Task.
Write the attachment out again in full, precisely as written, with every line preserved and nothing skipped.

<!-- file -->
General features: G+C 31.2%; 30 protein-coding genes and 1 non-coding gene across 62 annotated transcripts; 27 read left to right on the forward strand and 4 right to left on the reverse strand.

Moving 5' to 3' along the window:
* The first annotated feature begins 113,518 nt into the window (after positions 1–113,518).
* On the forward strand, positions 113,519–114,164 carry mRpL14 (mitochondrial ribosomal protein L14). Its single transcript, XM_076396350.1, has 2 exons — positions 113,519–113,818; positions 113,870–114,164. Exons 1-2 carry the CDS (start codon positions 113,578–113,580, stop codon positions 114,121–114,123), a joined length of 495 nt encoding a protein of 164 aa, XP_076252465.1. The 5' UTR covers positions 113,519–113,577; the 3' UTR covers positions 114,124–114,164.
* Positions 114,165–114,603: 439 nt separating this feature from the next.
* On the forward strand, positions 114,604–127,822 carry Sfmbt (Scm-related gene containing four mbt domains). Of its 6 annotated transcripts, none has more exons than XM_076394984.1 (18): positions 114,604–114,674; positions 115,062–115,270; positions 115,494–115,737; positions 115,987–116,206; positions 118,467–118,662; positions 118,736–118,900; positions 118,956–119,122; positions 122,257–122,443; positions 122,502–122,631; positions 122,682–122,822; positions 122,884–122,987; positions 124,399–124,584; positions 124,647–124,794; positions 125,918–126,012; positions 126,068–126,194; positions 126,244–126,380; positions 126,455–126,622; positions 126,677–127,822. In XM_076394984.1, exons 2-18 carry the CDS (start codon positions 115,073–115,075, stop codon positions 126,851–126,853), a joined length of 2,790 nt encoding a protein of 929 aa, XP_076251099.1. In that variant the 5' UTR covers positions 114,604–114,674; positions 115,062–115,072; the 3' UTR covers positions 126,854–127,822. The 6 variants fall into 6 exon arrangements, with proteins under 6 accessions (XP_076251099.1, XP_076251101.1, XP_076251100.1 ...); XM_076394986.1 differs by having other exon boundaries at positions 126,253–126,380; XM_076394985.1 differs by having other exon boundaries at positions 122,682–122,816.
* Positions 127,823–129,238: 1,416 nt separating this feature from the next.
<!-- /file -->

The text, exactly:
General features: G+C 31.2%; 30 protein-coding genes and 1 non-coding gene across 62 annotated transcripts; 27 read left to right on the forward strand and 4 right to left on the reverse strand.

Moving 5' to 3' along the window:
* The first annotated feature begins 113,518 nt into the window (after positions 1–113,518).
* On the forward strand, positions 113,519–114,164 carry mRpL14 (mitochondrial ribosomal protein L14). Its single transcript, XM_076396350.1, has 2 exons — positions 113,519–113,818; positions 113,870–114,164. Exons 1-2 carry the CDS (start codon positions 113,578–113,580, stop codon positions 114,121–114,123), a joined length of 495 nt encoding a protein of 164 aa, XP_076252465.1. The 5' UTR covers positions 113,519–113,577; the 3' UTR covers positions 114,124–114,164.
* Positions 114,165–114,603: 439 nt separating this feature from the next.
* On the forward strand, positions 114,604–127,822 carry Sfmbt (Scm-related gene containing four mbt domains). Of its 6 annotated transcripts, none has more exons than XM_076394984.1 (18): positions 114,604–114,674; positions 115,062–115,270; positions 115,494–115,737; positions 115,987–116,206; positions 118,467–118,662; positions 118,736–118,900; positions 118,956–119,122; positions 122,257–122,443; positions 122,502–122,631; positions 122,682–122,822; positions 122,884–122,987; positions 124,399–124,584; positions 124,647–124,794; positions 125,918–126,012; positions 126,068–126,194; positions 126,244–126,380; positions 126,455–126,622; positions 126,677–127,822. In XM_076394984.1, exons 2-18 carry the CDS (start codon positions 115,073–115,075, stop codon positions 126,851–126,853), a joined length of 2,790 nt encoding a protein of 929 aa, XP_076251099.1. In that variant the 5' UTR covers positions 114,604–114,674; positions 115,062–115,072; the 3' UTR covers positions 126,854–127,822. The 6 variants fall into 6 exon arrangements, with proteins under 6 accessions (XP_076251099.1, XP_076251101.1, XP_076251100.1 ...); XM_076394986.1 differs by having other exon boundaries at positions 126,253–126,380; XM_076394985.1 differs by having other exon boundaries at positions 122,682–122,816.
* Positions 127,823–129,238: 1,416 nt separating this feature from the next.